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by Stephen Logan on 8th February 2012
Google is often accused of monopolising the search market. Despite this, new start-ups are consistently trying to get a piece of the action. Some are determined to topple the big boys, whilst others are happy to attract a niche audience. However, as we invariably reach saturation point, what do new search engines need to offer in order to succeed?
Cuil is often cited as a classic example of a search engine trying to do too much too soon. Developed by Googlers, it got huge funding and employed extensive marketing to ensure the whole world knew about it. Sadly, Cuil just wasn’t different or good enough to succeed, resulting in its closure in 2010 – just two years after being launched.
So if Cuil is the benchmark of failure, what do new search engines need to do to carve out their own share of the market?
The Ask Jeeves Model
For instance, at no point has Ask (Jeeves) been the best search engine. It enjoyed the obvious advantage of being a pioneer within the search industry, having been founded mid-boom, but has always played second fiddle to other, more advanced engines. Initially against the likes of Yahoo and Altavista, latterly Google and Bing.
What Ask Jeeves had, and still has, though was a gimmick. The P.G. Wodehouse butler fetching results and answering questions on demand differentiates it from any other search engines. Despite not even offering its own search service any more, Ask still has a 1.84% market share here in the UK and 2.90% in the States. Some might see this as near-irrelevance and a sign that the company has failed, but with revenue rising to $227 million last year, it’s still the envy of most start-ups.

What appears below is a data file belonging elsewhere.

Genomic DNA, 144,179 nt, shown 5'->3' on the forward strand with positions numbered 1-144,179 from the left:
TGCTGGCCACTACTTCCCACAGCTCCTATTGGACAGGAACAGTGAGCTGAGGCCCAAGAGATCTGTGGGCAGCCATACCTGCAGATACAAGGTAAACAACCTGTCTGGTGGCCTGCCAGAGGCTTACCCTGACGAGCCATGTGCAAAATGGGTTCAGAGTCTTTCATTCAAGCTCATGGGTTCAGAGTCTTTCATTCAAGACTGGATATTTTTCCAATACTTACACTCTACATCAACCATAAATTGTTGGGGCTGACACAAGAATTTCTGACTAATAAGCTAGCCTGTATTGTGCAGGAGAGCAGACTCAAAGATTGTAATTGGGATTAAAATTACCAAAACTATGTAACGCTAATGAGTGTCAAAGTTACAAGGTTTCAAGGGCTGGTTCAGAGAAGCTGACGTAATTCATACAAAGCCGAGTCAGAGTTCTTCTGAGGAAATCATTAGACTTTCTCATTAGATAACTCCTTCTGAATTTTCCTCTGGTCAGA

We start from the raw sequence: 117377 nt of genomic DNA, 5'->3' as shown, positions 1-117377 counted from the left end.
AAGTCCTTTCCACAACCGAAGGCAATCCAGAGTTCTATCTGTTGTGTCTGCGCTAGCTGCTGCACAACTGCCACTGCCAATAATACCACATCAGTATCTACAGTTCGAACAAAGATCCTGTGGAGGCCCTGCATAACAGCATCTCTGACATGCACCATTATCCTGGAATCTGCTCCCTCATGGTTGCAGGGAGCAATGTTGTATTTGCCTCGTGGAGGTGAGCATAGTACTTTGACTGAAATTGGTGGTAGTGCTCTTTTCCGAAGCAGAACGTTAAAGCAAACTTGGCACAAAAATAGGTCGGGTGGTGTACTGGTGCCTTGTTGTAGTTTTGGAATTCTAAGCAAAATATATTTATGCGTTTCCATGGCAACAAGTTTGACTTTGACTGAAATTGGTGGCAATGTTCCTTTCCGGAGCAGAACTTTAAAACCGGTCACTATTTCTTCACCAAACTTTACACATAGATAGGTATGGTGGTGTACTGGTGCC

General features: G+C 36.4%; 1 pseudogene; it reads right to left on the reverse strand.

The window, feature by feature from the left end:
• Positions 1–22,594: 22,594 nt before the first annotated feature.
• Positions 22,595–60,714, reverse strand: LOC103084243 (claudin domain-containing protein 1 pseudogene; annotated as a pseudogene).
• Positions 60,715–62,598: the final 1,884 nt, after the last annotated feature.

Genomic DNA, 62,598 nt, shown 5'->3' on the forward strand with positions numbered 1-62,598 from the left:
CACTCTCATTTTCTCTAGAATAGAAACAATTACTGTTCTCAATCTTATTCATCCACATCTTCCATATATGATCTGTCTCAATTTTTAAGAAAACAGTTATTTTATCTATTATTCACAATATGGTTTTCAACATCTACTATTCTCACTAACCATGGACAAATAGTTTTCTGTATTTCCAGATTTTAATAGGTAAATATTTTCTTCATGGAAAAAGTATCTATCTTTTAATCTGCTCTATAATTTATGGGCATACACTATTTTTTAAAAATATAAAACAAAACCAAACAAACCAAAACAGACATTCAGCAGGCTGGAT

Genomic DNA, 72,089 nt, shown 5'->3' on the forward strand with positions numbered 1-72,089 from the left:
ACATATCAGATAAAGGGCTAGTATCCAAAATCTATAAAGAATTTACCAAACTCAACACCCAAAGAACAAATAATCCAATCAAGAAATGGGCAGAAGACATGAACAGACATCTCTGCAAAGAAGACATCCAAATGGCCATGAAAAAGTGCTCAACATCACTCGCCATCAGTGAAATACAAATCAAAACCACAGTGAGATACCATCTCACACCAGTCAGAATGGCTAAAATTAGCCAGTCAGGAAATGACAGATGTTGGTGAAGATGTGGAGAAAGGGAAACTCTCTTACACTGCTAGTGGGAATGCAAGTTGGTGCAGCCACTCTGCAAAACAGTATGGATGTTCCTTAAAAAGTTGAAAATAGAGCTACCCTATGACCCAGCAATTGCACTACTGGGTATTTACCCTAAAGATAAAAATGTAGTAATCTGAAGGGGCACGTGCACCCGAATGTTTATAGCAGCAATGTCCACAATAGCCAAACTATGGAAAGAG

Sure, Ask has had a chequered history of questionable acquisitions and new directions, but it has survived for over 15 years. This is more than can be said for a lot of Internet companies, let alone search engines.
Today, the challenge is much greater for new search engines. If you ask any friends from outside the industry what Blekko or DuckDuckGo is, most won’t have the first clue. Some might not even be aware that Bing exists. Search is still a Google-centric industry and that isn’t about to change any time soon. However, this isn’t to say that others can’t try or indeed succeed. Even MC Hammer is going to give it a go.
Succeeding Where Google Fails
Google’s downfall is its size and the mistrust that this creates. Their issues with privacy and the move away from conventional search have also offered a window of opportunity for others. Providing spam-free, clean, simple results without any of the side attractions could well be the formula that gives upstarts a competitive advantage – something DuckDuckGo in particular is attempting.
Attempting to go head-to-head is only going to end in tears. Focus is where the real battle can be won or lost. For instance, if you could create the best search facility for tablet computers or smartphones, you could undercut Google quite easily in this market. Their algorithm isn’t perfect and nor are their results pages, therefore this is where new and existing search engines can capitalise.
Blekko introduced user-moderated results and slashtags to provide a spam-free results service. It now answers 70 to 80 million queries every month and has attracted 1.5 million unique users, but can it take the next step and achieve wider adoption? It’s a similar story for DuckDuckGo. The company and its search queries are on the rise, but still only achieves a tiny fraction of the total market.
Going Local: Country-specific Search Engines